What makes the vulnerability worrying is that it allows attackers to perform a buffer overflow and execute arbitrary code on affected devices, without requiring any user input. An attacker merely needs to be within WiFi range.
Here's a summary of the work by Google Project Zero's Gal Beniamini: the firmware running on Broadcom's wireless system-on-chip (SoC) can be tricked into overrunning its stack buffers. He was able to send carefully crafted wireless frames, with abnormal values in the metadata, to the Wi-Fi controller to overflow the firmware's stack, and combine this with the chipset's frequent timer firings to gradually overwrite specific chunks of device RAM until arbitrary code is executed. In other words, an attacker simply needs to be within Wi-Fi range to silently take over an at-risk Apple or Android device.Beniamini claims most security work focuses on application processors and that devices like the Broadcom WiFi SoC don't get a lot of attention, despite the fact that they're used in some of the best selling smartphones. He adds that Broadcom's firmware implementation is poor in terms of security, it lacks all basic exploit mitigation techniques, including stuff like stack cookies, safe unlinking and access permission protection.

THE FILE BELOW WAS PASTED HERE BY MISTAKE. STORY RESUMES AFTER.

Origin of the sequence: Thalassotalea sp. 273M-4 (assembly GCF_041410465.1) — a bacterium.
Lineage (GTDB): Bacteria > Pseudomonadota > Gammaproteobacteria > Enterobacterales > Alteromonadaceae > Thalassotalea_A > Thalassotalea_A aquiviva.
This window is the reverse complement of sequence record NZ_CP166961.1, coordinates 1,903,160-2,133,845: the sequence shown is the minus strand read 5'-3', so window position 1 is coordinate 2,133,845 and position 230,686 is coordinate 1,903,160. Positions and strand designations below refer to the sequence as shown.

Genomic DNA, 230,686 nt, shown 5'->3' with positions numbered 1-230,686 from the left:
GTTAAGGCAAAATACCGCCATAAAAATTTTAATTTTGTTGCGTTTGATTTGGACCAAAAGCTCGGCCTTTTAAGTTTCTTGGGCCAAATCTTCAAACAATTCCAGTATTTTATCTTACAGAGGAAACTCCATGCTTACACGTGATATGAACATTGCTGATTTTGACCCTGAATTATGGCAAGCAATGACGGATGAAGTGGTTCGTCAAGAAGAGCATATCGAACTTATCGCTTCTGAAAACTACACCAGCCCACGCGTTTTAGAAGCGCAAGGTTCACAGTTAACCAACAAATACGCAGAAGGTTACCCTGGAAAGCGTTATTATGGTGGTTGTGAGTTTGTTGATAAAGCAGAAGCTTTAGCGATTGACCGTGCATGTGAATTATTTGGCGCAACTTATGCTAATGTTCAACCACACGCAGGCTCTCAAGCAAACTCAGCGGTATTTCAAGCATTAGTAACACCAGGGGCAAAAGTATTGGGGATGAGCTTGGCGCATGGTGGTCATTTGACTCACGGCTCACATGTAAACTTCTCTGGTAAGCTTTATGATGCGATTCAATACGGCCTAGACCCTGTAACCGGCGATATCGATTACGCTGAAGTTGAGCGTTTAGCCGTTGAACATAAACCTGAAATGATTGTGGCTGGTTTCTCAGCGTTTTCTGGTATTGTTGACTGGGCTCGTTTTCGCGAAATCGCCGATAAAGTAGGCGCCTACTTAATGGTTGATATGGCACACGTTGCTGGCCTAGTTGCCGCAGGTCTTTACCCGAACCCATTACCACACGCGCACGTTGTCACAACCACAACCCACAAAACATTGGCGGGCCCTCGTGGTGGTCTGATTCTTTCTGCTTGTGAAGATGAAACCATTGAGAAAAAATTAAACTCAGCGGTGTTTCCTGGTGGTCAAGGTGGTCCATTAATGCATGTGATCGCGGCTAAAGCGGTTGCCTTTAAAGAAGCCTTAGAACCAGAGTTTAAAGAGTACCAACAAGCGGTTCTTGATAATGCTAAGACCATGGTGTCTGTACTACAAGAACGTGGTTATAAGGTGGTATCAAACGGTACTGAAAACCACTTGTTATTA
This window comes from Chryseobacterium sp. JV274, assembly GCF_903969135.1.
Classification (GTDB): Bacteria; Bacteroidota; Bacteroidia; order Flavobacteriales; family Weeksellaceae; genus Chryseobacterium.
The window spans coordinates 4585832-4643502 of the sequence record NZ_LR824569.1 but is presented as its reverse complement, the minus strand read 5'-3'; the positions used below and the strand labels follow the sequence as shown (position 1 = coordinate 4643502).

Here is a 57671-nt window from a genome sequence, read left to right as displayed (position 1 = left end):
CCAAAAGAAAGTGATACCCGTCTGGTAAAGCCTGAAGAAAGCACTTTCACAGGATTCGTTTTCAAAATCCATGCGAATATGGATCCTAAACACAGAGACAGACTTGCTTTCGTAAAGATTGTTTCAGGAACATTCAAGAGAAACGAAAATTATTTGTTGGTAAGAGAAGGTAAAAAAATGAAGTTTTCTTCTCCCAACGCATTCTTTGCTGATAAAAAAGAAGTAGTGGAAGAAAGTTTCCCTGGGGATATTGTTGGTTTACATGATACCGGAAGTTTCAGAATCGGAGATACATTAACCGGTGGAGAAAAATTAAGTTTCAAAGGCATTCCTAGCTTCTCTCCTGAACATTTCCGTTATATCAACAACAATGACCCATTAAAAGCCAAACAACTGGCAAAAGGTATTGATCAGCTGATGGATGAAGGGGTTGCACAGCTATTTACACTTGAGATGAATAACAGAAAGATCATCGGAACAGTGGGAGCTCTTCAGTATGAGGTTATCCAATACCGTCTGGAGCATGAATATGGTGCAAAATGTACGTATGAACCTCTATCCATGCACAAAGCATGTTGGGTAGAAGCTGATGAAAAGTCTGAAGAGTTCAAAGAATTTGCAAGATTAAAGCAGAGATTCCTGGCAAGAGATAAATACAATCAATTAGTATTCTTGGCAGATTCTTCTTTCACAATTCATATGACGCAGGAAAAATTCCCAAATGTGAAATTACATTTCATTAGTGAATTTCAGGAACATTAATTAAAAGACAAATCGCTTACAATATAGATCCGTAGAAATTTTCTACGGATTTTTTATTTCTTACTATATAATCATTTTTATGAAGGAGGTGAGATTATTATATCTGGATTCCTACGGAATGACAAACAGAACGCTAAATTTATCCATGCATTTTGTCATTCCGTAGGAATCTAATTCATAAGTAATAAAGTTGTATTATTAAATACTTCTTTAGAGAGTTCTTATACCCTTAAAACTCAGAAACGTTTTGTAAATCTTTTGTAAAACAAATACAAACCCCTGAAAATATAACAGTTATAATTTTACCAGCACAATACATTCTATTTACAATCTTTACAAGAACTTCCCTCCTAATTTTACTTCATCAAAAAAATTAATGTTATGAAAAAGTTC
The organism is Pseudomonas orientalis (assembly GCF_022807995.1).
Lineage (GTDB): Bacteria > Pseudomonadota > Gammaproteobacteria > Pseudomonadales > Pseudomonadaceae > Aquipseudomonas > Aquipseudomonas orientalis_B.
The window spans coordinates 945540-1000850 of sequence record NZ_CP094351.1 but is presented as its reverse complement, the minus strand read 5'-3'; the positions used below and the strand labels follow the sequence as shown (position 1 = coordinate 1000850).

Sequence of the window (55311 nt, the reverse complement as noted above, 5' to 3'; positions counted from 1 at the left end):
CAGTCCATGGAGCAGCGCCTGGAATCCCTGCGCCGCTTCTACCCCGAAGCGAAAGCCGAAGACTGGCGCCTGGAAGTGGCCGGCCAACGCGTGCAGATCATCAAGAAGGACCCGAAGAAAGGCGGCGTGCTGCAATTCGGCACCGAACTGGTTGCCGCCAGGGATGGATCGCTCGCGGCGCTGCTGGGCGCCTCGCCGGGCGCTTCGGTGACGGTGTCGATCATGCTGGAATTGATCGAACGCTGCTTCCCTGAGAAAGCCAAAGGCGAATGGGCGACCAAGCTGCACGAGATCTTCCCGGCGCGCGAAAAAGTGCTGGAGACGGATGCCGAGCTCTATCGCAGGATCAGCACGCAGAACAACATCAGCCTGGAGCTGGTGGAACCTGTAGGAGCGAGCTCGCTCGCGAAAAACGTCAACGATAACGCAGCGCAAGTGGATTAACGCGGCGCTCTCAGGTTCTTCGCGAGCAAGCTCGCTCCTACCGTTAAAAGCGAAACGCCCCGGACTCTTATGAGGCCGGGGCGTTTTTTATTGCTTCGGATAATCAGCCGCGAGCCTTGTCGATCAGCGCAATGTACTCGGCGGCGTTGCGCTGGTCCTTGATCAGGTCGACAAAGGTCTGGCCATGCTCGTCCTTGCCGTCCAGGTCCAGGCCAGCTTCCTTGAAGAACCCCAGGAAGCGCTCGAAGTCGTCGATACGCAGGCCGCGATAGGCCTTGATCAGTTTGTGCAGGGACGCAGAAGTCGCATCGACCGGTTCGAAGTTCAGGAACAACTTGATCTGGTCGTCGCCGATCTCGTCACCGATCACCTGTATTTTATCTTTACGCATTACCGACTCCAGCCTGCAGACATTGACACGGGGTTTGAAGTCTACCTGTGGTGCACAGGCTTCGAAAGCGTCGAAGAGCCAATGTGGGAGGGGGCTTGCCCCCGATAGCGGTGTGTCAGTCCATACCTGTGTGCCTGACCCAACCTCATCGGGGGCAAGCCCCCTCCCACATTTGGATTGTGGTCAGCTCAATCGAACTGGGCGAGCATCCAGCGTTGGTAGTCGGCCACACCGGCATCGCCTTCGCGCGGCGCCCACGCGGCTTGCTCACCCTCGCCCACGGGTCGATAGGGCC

Broadcom was made aware of the issue and has rolled out patches, which have been adopted by the latest versions of Apple's iOS and Google's Android.